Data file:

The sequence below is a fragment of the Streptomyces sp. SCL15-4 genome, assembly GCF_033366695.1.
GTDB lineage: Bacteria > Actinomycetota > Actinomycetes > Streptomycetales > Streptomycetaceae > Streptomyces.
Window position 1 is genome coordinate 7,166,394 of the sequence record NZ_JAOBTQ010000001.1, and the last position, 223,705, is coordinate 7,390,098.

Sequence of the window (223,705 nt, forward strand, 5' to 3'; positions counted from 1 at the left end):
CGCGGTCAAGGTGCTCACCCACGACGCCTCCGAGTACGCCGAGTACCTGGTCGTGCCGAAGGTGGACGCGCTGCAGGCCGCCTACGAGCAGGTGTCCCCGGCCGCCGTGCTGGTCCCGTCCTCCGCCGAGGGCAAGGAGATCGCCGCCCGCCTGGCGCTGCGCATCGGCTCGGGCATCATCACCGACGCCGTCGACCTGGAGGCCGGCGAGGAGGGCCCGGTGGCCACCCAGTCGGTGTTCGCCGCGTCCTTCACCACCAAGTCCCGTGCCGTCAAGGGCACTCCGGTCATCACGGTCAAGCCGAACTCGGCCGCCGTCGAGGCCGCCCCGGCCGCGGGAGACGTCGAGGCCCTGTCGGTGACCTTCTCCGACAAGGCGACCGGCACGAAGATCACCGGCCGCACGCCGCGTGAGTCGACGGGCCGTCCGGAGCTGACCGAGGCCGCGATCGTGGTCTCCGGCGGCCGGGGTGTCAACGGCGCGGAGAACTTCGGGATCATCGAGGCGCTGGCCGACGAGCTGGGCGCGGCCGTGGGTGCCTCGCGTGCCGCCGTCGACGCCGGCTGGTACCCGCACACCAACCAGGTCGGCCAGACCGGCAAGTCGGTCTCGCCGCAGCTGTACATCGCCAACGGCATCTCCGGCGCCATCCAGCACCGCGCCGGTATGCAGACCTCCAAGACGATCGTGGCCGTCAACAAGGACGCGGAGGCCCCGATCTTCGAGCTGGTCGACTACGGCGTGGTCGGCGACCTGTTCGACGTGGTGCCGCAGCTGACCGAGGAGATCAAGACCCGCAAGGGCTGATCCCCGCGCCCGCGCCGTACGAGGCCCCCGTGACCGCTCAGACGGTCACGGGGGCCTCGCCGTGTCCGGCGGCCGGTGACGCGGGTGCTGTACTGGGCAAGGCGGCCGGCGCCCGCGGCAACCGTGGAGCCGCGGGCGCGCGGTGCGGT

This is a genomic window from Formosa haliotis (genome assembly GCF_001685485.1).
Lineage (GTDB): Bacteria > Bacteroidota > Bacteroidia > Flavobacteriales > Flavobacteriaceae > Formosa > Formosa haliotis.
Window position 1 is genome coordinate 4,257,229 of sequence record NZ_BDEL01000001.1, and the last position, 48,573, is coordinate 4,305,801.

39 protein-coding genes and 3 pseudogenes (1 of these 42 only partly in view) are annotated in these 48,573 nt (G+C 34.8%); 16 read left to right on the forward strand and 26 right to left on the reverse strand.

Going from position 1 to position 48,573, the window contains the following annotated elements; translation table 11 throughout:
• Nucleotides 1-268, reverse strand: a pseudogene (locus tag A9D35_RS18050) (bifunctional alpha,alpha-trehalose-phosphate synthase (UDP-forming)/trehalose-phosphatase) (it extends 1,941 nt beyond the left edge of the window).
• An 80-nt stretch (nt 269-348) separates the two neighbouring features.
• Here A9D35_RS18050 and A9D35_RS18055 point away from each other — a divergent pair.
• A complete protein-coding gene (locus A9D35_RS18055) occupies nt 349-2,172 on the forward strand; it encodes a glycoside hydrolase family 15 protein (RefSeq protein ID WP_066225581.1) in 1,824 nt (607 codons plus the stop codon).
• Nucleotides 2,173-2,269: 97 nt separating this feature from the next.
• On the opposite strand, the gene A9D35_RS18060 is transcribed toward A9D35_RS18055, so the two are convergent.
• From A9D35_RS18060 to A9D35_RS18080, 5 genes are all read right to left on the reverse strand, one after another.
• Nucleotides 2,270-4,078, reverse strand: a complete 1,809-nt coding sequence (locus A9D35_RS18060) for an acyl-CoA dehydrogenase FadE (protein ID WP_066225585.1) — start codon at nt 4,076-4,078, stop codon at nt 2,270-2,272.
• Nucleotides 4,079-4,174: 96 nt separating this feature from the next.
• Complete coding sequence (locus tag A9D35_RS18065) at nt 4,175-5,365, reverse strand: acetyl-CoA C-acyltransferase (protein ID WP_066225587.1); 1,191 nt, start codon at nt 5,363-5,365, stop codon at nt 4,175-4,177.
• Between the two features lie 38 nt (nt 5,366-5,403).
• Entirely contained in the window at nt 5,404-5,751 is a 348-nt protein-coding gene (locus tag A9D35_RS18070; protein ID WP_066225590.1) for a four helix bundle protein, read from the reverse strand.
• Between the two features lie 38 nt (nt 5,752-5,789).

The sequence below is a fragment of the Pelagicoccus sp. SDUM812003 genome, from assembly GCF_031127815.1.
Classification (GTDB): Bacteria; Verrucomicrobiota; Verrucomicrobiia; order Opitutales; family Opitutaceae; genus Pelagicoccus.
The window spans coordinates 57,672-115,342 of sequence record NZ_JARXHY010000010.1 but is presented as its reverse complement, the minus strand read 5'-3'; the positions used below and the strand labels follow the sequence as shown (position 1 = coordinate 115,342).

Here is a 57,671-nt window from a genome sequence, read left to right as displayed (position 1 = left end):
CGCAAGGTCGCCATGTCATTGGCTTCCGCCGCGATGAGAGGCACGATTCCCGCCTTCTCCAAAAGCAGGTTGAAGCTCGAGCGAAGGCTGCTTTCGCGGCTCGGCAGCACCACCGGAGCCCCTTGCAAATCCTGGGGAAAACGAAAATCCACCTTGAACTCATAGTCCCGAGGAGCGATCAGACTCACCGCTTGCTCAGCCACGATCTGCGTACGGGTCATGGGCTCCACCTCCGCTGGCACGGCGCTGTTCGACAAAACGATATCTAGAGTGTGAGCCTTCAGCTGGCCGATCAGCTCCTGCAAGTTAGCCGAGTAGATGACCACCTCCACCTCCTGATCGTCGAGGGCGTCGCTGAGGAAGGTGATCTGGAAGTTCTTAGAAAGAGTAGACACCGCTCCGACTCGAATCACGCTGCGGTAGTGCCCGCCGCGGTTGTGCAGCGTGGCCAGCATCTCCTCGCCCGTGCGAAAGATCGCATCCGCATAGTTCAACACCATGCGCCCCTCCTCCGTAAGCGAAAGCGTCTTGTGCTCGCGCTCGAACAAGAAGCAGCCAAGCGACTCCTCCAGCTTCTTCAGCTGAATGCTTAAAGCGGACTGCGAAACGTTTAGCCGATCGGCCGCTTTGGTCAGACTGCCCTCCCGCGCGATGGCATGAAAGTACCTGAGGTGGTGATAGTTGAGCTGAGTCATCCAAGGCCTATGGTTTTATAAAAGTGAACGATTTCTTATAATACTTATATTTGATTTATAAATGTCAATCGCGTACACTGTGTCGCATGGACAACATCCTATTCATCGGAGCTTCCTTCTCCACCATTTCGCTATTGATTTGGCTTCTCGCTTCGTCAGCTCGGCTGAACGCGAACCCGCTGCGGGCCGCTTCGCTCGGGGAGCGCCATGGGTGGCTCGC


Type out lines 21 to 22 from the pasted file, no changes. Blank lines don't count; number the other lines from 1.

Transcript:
• Between the two features lie 38 nt (nt 5,366-5,403).
• Entirely contained in the window at nt 5,404-5,751 is a 348-nt protein-coding gene (locus tag A9D35_RS18070; protein ID WP_066225590.1) for a four helix bundle protein, read from the reverse strand.